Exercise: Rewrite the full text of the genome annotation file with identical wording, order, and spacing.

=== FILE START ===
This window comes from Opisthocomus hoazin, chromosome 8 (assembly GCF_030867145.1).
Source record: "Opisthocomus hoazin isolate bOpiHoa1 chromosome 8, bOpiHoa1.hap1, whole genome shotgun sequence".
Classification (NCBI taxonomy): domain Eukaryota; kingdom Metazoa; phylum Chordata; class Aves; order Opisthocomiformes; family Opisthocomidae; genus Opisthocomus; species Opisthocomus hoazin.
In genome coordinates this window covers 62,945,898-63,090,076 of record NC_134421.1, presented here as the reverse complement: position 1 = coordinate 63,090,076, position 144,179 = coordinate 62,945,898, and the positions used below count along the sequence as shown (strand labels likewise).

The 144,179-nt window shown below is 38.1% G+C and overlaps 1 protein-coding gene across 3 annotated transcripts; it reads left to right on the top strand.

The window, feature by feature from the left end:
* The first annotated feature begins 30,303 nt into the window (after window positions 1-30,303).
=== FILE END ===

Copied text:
This window comes from Opisthocomus hoazin, chromosome 8 (assembly GCF_030867145.1).
Source record: "Opisthocomus hoazin isolate bOpiHoa1 chromosome 8, bOpiHoa1.hap1, whole genome shotgun sequence".
Classification (NCBI taxonomy): domain Eukaryota; kingdom Metazoa; phylum Chordata; class Aves; order Opisthocomiformes; family Opisthocomidae; genus Opisthocomus; species Opisthocomus hoazin.
In genome coordinates this window covers 62,945,898-63,090,076 of record NC_134421.1, presented here as the reverse complement: position 1 = coordinate 63,090,076, position 144,179 = coordinate 62,945,898, and the positions used below count along the sequence as shown (strand labels likewise).

The 144,179-nt window shown below is 38.1% G+C and overlaps 1 protein-coding gene across 3 annotated transcripts; it reads left to right on the top strand.

The window, feature by feature from the left end:
* The first annotated feature begins 30,303 nt into the window (after window positions 1-30,303).